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In: Computer Science

Explain the mathematical proof that One time pad (OTP) is perfectly secure under Ciphertext Only attack...

Explain the mathematical proof that One time pad (OTP) is perfectly secure under Ciphertext Only attack (COH).

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Expert Solution

The OTP is an encryption technique that cannot be cracked, but it requires the use of a one-time pre-shared key the same size as, or longer than, the message being sent. In this technique, a plain text is paired with a random secret key. Then, each bit or character of the plain text is encrypted by combining it with the corresponding bit from the pad using modular addition.
The resulting ciphertext are going to be impossible to decrypt or break if the subsequent given below four conditions are met:

  1. The Key must be truly random.
  2. The Key must be a minimum of as long because the plaintext.
  3. The Key must not be ever reused in whole or partially
  4. The key must be kept completely secret.

It has also proven that any cipher with the property of perfect secrecy must use keys with effectively the same requirements as OTP keys. Digital version of one-time pad cipher are employed by nation for critical diplomatic and military communication, but the issues of secure key distribution have made them impractical for many applications.

Example:

Suppose Joy wishes to send the message "HELLO" to Roy. Assume two pad of paper containing identical random sequences of the letters were previously produced and securely issued to both of them. Joy chooses the appropriate unused page from the pads. The way to do this, normally arranged for in advance, as for instance "use the next available sheet for the next message".

The material that is on the selected sheet is the key for the message. Each letter from the pad will be combined in a predetermined way. (It is commonly used way, but not required, to assign each letter a numerical value, "A" is 0, "B" is 1, "C" is 3 and so on.)

The technique to combine the key and the message using modular addition. The numerical values of corresponding message and key letters are added together, modulo 26. So, if key material begins with "XMCKL" and the message is "HELLO", then the coding be done as follows:

   H       E       L       L       O → (message)
   7 (H)   4 (E)  11 (L)  11 (L)  14 (O) → (message)
+ 23 (X)  12 (M)   2 (C)  10 (K)  11 (L) → (key)
= 30      16      13      21      25   →  (message + key)
=  4 (E)  16 (Q)  13 (N)  21 (V)  25 (Z) → (message + key) mod 26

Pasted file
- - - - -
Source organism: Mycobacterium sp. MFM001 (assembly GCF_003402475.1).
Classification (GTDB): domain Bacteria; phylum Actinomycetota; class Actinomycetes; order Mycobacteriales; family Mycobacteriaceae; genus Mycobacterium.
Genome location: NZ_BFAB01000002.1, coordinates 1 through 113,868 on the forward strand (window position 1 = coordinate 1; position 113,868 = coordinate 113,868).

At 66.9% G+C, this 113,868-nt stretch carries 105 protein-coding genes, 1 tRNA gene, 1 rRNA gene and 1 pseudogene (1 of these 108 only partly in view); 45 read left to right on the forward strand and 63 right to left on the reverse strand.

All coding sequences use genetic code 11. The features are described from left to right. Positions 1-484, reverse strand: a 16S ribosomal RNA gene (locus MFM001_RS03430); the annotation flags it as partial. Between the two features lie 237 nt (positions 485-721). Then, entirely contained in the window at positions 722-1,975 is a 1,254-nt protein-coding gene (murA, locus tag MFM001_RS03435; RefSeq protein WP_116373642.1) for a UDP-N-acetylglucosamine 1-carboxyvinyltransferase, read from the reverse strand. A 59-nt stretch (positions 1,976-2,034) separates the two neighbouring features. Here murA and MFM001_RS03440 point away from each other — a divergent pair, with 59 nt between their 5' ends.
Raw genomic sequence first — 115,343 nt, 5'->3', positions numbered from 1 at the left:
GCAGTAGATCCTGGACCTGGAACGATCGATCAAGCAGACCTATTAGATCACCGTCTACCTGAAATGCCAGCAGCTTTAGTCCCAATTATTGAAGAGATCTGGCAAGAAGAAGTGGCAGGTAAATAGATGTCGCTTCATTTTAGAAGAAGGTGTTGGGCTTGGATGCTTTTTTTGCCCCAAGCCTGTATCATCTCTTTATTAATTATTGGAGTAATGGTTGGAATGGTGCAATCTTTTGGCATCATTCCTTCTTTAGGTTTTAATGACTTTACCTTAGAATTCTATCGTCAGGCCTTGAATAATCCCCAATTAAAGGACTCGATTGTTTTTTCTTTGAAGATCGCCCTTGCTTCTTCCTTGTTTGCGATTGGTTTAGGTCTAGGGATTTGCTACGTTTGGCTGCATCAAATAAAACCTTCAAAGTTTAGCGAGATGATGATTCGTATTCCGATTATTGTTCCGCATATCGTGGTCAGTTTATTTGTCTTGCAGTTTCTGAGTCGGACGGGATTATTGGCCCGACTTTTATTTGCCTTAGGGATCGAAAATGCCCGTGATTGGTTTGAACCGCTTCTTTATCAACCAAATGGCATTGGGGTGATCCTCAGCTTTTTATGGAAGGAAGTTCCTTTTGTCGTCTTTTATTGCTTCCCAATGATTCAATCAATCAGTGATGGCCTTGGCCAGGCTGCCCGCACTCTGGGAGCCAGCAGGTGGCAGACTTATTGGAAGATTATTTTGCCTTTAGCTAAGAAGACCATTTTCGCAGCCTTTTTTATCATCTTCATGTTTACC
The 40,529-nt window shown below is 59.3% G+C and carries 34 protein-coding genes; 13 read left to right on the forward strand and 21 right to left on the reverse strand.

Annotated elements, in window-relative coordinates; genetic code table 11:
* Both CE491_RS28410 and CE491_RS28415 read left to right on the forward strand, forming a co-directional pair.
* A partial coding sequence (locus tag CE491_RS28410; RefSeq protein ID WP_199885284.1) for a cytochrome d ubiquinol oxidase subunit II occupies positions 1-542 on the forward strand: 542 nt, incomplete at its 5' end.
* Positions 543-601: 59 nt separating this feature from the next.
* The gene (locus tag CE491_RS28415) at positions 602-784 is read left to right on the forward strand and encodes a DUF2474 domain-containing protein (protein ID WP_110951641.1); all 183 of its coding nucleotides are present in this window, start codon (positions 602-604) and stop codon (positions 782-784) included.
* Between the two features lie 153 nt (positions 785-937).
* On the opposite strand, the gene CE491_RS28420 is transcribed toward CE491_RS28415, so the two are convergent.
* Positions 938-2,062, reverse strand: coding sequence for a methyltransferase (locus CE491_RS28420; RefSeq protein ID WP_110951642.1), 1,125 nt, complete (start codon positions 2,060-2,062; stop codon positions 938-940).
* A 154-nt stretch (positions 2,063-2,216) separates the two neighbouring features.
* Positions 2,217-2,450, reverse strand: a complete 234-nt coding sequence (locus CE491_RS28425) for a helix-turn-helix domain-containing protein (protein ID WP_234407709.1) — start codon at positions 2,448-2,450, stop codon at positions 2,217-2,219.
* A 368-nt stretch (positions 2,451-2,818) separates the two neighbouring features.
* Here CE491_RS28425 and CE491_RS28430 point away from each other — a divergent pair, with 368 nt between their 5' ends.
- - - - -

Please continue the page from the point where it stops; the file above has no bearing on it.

E       Q       N       V       Z  → (ciphertext)

If number is larger than 25, then the remainder after subtraction of 26 is taken in modular arithmetic fashion. This means that if the computations "go past" of Z, the sequence starts again from A.

The ciphertext to be sent to Roy is thus "EQNVZ". Roy use the matching key page and the same process, but in reverse, to obtain plain text(message sent by joy will be decrypted). Here the key is subtracted from the ciphertext, again using modular arithmetic fashion:

       E       Q       N       V       Z → (ciphertext)
    4 (E)  16 (Q)  13 (N)  21 (V)  25 (Z) → (ciphertext)
-  23 (X)  12 (M)   2 (C)  10 (K)  11 (L) → (key)
= -19       4      11      11      14   → (ciphertext – key)
=   7 (H)   4 (E)  11 (L)  11 (L)  14 (O) → (ciphertext – key) mod 26
       H       E       L       L       O  → (message)

from the above, if a number is negative, then 26 is added to make the number zero or higher.

Thus Roy recovers Joy's plain text, the message "HELLO". Both Joy and Roy destroy the key sheet immediately after use, thus preventing reuse and attack against the cipher.

Mathematical Proof:

Claude Shannon proved, that the one-time pad has a property he termed perfect secrecy; that is, the ciphertext C gives absolutely no additional information about the plain text. This is because, given a truly random key that is used only once for the message and than destroyed, a ciphertext can be translated into any plain text of the same length, and all are equal. Thus, the priori probability of a plaintext message M is the same as the a posteriori probability of a plaintext message M given the ciphertext.

Mathematically, this is expressed as H(M)=H(M|C) , where H(M) is the information entropy of the plaintext and H(M|C) is the conditional entropy of the plaintext for the given ciphertext C.  Η is the capital Greek letter eta. This implies that for every message M and its corresponding ciphertext C, there must be at least one key K that will bind them as a one-time pad. Mathematically, this means , where K,C,M are the distinct quantity of key, cipher and message

Another way of saying that perfect secrecy is based on the idea that for all messages m1,m2 in message space M, and for all ciphers c in cipher space C, we have

where Pr represents the probabilities, taken over a choice k in key space K over the coin tosses of a probabilistic algorithm, E. Perfect secrecy is a strong notion of the cryptanalytic difficulty.


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